Union Budget 2023 laid special emphasis on the new tax regime, as it made several announcements related to that. In a post-Budget panel discussion, experts threw light on what these announcements mean for the tax payer and how they should navigate their investing journey in the light of the changes. The experts who were part of the discussion were K.S. Rao, head, investor education and distribution development, Aditya Birla Sun Life Mutual Fund; Amit Trivedi, financial advisor and blogger; and Kiran Telang, a Sebi-registered investment advisor. The discussion was moderated by Nidhi Sinha, editor, Outlook Money.
Rao found the Budget a pragmatic one, which paved the way for the next 25 years of “Amrit Kaal”. “Finance Minister Nirmala Sitharaman took every opportunity to ensure macroeconomic stability. It also focused on growth and job creation, and it especially focussed on the youth. I would call it a RRR Budget, which stands for rail, road and relief,” said Rao.
On the personal finance front, there were many changes. First, the life insurance premium of Rs 5 lakh and above will become taxable so insurance will become less attractive, market-linked debentures will also lose their sheen, impetus to new regime which may make many tax-saving investments unattractive, international investing will come with higher tax deducted at source (TDS) etc., Rao explained.
Old Vs New Tax Regime
Telang acknowledged that the Budget has gently nudged taxpayers towards the new tax regime. “The proposed new regime definitely offers that taxpayers can look at. I get a feeling that lot of people will move to the new tax regime. Those earning up to Rs 7 lakh will definitely move as they will have to pay nil tax,” she said.
The planner added that those with income above Rs 15 lakh will have to ensure that they ae claiming a deduction of Rs 3.75 lakh to choose the old regime versus the new regime. The latter doesn’t allow any deductions, though the Union Budget 2023 introduced standard deduction of Rs 50,000 even under the new regime.
The new tax regime is the future. “I get a feeling that you know this is something like that gas subsidy, where the government first requested people to give it up before removing it completely. So, eventually the old tax regime will be phased out.”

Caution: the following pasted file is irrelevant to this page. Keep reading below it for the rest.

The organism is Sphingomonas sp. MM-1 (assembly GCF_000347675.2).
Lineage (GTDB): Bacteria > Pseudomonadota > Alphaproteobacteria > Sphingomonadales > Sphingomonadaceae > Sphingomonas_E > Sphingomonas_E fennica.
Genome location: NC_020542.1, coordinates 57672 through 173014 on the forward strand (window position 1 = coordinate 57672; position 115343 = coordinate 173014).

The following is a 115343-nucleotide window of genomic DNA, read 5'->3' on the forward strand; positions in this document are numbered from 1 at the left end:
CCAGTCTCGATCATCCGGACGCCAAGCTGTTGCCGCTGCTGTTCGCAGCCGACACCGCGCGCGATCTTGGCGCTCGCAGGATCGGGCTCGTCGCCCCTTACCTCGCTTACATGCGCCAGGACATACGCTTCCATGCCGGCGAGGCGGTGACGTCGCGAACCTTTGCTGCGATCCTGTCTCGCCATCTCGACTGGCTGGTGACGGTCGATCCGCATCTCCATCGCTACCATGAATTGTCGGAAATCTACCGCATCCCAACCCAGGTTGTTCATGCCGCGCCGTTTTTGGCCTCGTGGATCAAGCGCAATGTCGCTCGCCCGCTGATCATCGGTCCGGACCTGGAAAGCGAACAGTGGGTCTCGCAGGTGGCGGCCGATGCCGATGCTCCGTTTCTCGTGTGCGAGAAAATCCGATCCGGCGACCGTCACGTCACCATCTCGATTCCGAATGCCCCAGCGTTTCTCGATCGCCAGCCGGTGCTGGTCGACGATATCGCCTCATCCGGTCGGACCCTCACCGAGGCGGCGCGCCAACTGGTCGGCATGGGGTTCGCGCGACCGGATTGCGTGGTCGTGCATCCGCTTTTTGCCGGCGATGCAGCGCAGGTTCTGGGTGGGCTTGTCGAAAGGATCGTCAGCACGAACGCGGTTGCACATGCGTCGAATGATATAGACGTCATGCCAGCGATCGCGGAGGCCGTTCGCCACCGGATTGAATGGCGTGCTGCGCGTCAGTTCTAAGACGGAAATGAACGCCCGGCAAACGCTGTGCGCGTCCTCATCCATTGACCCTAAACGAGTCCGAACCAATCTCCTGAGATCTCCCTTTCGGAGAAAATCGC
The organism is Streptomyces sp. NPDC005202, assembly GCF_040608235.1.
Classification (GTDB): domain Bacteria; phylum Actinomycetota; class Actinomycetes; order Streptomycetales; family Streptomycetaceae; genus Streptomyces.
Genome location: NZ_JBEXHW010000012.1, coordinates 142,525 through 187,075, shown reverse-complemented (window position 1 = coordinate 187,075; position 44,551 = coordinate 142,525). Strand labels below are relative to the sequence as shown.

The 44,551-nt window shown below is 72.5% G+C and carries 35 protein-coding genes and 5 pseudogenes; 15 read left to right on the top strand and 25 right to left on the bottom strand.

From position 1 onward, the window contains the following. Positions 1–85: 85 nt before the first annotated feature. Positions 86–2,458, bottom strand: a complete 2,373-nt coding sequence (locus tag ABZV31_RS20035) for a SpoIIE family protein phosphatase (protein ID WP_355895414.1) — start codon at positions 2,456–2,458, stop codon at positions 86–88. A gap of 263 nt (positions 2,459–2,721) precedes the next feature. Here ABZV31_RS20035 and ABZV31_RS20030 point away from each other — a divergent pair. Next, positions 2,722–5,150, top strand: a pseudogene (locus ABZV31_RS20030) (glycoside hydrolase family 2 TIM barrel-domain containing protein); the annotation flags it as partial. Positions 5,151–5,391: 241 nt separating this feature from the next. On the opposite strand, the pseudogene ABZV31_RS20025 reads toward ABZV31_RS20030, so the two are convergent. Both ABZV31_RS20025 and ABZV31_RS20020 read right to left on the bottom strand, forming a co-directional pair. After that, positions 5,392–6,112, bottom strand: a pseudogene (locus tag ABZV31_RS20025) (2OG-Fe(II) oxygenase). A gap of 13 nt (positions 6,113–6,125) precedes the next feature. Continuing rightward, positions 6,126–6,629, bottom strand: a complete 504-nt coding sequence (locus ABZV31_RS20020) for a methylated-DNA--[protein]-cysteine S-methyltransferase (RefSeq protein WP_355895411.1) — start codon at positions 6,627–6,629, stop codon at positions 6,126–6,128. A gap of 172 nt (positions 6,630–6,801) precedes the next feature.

Though the new tax regime, the government is also working towards reducing compliance and hassles for the taxpayers, said Trivedi.
The Need For Advice
Now that people won’t have the nudge to make tax-saving investments, they may have to do it on their own and advisory will, therefore, become important.
“I always tell my clients that the tax benefit is an added benefit, and they should look at their portfolio holistically. This budget has given a fillip to that thought. The government has in a way given more money in the hands of people,” said Telang.
Rao added that investors and taxpayers will now have to grow up and make their own decisions. “ELSS may not seem very interesting for many people and this area may be of a little concern,” said Rao, adding that equity investing is very important for requisite growth. “Whether you get the tax incentive or not, you should invest in equity mutual funds,” he said.
“This government is putting the responsibility on citizens. In the old regime, certain deductions were available but in a way they were defined under certain Sections of Income-tax Act. Basically, somebody was dictating if you invest in X instrument, you would get a deduction,” said Trivedi.
That definitely encouraged people to invest, but the downside was that some of the people who are taking the putting the cart before the horse and they were looking at tax saving first and accordingly choosing the investment instruments, said Trivedi, adding that in that sense the old regime was not completely beneficial for the taxpayers.
Now, financial educators definitely have a larger role to play, said Trivedi.
Boost For The Retired
Trivedi appreciated the government’s move to increase the investing limits under the Senior Citizen Savings Scheme and post office monthly income schemes.
“Now if you look at a senior citizen couple, they would be able to park a reasonable amount of their retirement corpus, which can give them a suitable amount of retirement income to live comfortably,” he said.
However, he cautioned that it is also important to park money in instruments other than fixed-income products. “The interest from these instruments may not always be able to protect senior citizens against inflation. Given increasing longevity, seniors should also have a diversified portfolio,” Trivedi added.
Telang said the scheme launched for women, Mahila Samman Savings Certificate, was more of a token gesture by the government, though details of the scheme are awaited.
To watch the complete interview, visit: www.outlookmoney.com